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Holy Fuck - Rad As Fuck

Author: Cyclone
Monday, 24 November 2008

Canadian art rock ensemble Holy Fuck are getting as much press for their name as they are for the music they produce. But all press is good press, right- 3D’s Cyclone speaks with co-founder Brian Borcherdt about the revival of art.

Art rock is officially back in vogue. Even Australia is getting in on the act with Pivot. If the genre is traditionally associated with pretence and posturing, then the new 2000s strand is much more ironic and subversive. Certainly that’s the case with Canada’s Holy Fuck – their name, apparently controversial in prickly North America – speaks for itself. As Holy Fuck’s co-founder Brian Borcherdt has wryly said, “I don’t think we’re going to be able to play on many talk shows.”
Together with those neo math rockers Battles, the Toronto posse have redeemed one of music’s most stereotyped styles – and brought art rock back to grimy clubs and sweaty festivals. Fuck talk shows, indeed.

Keys and effects man Graham Walsh conceived Holy Fuck as “an art project” with fellow indie rocker Borcherdt, an established solo artist, in 2004. It evolved into a fluid collective but, with constant touring, a line-up has “solidified”, Walsh says. Today Matt McQuaid (bass) and Matt Schulz (drums) are virtually “full-timers”. (Second drummer Brad Kilpatrick remains part-time.)

Holy Fuck’s mission is to create the equivalent of IDM with live instrumentation – that is, without using a computer or programming. They harness obsolete technologies, abandoned toys, and random thrift store discoveries. Holy Fuck is a guitar-free zone.

That relentless gigging has also meant that, despite their belief in improv, Holy Fuck have, to some extent, had to embrace structure as musicians. “We have to keep an eye on that slightly because, yeah, when we started out, we wouldn’t have any set list – it was more like an art project where we would just go up [on stage] and play with no preconceived notions whatsoever,” Walsh says. “Then, once we started hitting the road, the more you play things, all these cool bits come out, and you start talking to each other and it’s like, ‘Well, that bit we played, we should do that again ’cause that was really cool.’ Out of all that, some sort of song structures came about. “Then we started playing gigs in front of more and more people – and that’s when we realised that we should plan things a little bit more.

“But we definitely keep things more improvised. There’s sections where we can stretch out, and we can take them as far as we want if we’re feeling adventurous – [if] one gig is going really well, we can take something off in a direction. Or if it’s Glastonbury, for instance, we’ll maybe rein it in a little bit and do what we’re used to. Especially at a festival, you have to be really concise and direct with the people, so maybe at that sort of gig we might be a little more reined-in.”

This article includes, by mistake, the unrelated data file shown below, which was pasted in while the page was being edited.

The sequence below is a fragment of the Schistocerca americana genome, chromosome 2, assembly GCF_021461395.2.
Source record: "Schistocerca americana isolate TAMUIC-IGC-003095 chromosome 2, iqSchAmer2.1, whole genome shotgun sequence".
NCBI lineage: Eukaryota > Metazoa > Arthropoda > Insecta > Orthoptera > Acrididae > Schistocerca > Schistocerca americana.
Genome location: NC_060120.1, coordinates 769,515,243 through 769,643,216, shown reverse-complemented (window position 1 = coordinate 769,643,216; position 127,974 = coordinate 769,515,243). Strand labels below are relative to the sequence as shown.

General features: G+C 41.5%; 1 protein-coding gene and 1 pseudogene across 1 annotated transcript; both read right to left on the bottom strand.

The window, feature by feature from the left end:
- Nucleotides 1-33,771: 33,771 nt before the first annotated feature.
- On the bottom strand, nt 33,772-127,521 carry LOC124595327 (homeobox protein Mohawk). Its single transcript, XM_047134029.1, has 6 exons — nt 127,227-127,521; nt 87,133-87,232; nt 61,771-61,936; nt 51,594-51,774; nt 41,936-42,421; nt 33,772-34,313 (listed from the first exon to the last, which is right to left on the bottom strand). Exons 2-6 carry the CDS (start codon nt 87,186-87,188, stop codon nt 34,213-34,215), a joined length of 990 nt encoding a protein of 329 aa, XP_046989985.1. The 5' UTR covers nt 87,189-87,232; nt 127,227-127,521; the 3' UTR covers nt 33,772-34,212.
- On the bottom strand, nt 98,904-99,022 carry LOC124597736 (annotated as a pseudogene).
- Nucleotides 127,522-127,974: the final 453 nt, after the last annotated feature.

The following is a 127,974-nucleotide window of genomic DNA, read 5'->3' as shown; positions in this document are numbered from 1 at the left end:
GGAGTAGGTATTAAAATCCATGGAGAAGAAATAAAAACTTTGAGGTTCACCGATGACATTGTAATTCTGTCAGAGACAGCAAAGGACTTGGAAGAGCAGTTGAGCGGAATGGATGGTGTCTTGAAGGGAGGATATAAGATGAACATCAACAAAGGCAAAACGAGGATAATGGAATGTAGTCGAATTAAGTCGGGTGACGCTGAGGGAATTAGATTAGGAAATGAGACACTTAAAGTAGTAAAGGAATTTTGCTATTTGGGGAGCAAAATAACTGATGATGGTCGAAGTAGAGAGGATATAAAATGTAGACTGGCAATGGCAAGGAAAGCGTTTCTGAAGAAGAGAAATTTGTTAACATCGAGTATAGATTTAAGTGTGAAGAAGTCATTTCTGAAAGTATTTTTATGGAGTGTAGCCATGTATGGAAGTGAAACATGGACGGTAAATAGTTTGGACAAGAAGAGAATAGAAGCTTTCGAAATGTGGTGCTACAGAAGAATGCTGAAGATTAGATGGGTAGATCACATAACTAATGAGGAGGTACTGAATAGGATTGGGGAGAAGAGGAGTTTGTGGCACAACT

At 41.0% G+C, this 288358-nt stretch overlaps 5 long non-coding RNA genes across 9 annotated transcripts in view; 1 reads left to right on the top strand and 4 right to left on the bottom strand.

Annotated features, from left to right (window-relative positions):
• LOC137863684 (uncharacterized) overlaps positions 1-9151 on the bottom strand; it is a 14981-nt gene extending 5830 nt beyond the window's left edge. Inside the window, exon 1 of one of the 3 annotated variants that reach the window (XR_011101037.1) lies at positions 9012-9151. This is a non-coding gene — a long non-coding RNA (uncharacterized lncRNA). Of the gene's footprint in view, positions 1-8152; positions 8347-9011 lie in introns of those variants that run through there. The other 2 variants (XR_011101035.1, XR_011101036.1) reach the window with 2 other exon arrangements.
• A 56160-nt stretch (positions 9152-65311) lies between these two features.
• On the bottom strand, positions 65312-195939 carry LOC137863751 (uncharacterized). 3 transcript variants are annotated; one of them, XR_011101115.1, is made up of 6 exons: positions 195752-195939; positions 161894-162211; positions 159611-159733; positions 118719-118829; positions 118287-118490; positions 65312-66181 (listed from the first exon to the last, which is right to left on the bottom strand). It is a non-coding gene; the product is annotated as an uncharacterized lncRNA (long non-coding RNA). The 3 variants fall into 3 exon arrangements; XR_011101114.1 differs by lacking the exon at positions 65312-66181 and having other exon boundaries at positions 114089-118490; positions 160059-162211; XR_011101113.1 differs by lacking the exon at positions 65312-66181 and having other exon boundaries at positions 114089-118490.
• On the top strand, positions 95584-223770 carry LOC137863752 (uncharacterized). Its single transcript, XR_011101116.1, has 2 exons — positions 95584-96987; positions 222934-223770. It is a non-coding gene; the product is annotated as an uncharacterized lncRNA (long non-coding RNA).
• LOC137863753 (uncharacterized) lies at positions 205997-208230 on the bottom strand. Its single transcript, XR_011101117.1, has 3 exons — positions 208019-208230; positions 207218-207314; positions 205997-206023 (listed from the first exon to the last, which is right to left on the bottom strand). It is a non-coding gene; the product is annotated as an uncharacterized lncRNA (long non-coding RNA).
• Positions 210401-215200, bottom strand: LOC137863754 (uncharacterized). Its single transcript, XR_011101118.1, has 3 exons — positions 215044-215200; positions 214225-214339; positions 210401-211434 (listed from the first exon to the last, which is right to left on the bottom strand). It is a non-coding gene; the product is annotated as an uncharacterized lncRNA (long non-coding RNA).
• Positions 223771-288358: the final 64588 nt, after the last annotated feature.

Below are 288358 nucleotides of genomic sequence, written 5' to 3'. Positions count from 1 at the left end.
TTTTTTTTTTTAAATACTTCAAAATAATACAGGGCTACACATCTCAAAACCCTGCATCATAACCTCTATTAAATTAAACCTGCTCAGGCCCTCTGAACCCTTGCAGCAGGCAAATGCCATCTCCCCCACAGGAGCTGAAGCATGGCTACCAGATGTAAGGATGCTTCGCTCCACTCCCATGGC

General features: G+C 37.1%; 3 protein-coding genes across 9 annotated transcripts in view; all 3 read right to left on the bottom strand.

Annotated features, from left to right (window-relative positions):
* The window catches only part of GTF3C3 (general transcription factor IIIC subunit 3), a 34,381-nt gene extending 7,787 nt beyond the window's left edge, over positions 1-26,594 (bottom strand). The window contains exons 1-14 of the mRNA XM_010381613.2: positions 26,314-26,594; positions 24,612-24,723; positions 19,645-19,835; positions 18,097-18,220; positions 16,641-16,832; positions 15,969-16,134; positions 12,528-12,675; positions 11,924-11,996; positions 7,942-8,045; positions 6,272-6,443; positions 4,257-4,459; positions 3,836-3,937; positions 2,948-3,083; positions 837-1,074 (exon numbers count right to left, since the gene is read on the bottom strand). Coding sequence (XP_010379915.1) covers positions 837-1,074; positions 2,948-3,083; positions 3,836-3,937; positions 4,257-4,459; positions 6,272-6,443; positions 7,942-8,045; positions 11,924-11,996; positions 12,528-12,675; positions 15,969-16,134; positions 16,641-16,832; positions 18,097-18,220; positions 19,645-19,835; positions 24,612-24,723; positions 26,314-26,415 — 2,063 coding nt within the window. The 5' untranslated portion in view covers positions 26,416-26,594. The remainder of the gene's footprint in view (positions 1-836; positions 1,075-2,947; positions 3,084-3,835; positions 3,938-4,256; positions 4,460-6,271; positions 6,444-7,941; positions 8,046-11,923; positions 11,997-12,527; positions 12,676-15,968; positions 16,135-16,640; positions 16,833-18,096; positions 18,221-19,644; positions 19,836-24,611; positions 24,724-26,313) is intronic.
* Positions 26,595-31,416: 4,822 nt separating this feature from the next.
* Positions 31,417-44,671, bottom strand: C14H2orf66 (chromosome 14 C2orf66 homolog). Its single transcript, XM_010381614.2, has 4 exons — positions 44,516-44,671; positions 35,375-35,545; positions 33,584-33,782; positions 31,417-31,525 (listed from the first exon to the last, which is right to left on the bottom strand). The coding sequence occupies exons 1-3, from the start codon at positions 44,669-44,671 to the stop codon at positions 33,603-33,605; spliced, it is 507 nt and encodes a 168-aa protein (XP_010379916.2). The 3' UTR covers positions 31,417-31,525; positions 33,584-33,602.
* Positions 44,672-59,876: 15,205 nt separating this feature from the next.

Holy Fuck are carrying this ‘loose’ structuring into the band’s songwriting, too, their approach still akin to that of improv jazz musicians.

The group issued an eponymous album in 2005, with a second, LP, last year.
They’re currently contemplating their third excursion. “We’ve started recording,” Walsh confirms. “We just started one last tour – we’re in the UK right now – so we’ll finish this up and then we’ll have a bit of time off to concentrate more on recording and working out ideas. Then we come on the Australian tour and, when that’s done, we’ll keep working. So we’re just [at the stage of] ‘new beginnings’ right now on the new record.”

Holy Fuck belong to what in 2008 is a diverse Canadian overground – an overground that includes MSTRKRFT, who, in trashing their live instruments post-Death From Above 1979, could be their philosophical nemesis. Nevertheless, Walsh maintains that Canada’s scene is fragmented and Holy Fuck don’t necessarily feel a strong affinity with even contemporary T-Dot artists.

“We’re friends with a few of the bands in Toronto, but there’s a lotta other bands out there touring that we don’t know. I think it’s just ’cause Canada is such a big country and there’s a lotta stuff going on. We’re a very multicultural country – I think Toronto might even be one of the most multicultural cities in the world – and so that might have a bit of an effect on that. There just seems to be a lot going on.”

Holy Fuck’s rise is proof that experimental music is again commercially viable. It seems strange now but Kraftwerk were once a chart act. In the ’80s Japan scored a top five UK hit with the ambient Ghosts. Graham is gratified by Holy Fuck’s success – and surprised. “I think that’s a testament just to how the industry is going these days with the internet and everything. A lot more people are open-minded to different types of music – and weird types of music. We find that people, like a Wolf Parade fan, are open-minded to weird electronic music. I think that it’s really good that those people are open.”

And Holy Fuck, who early on sat in as backing band to ex-Antipop Consortium MC Beans at Coachella, are embarking on an Australian trek. “Our fourth or fifth gig ever was backing up Beans at Coachella – and that was the first of many, many, many surprises that we’ve had along the way, including playing Glastonbury and then playing Glastonbury twice and touring in Europe, and now again going to Australia and New Zealand... I wouldn’t have expected that would happen, so everything’s been great.”

So what can punters anticipate- “Hopefully it’ll be fun and noisy,” a fatigued Walsh says. “Expect the unexpected, I guess.”

WHO: Holy Fuck
WHAT: LP through Young Turks / Inertia / Play Annandale Hotel
WHEN: Thursday 11 December
MORE: myspace.com/holyfuck

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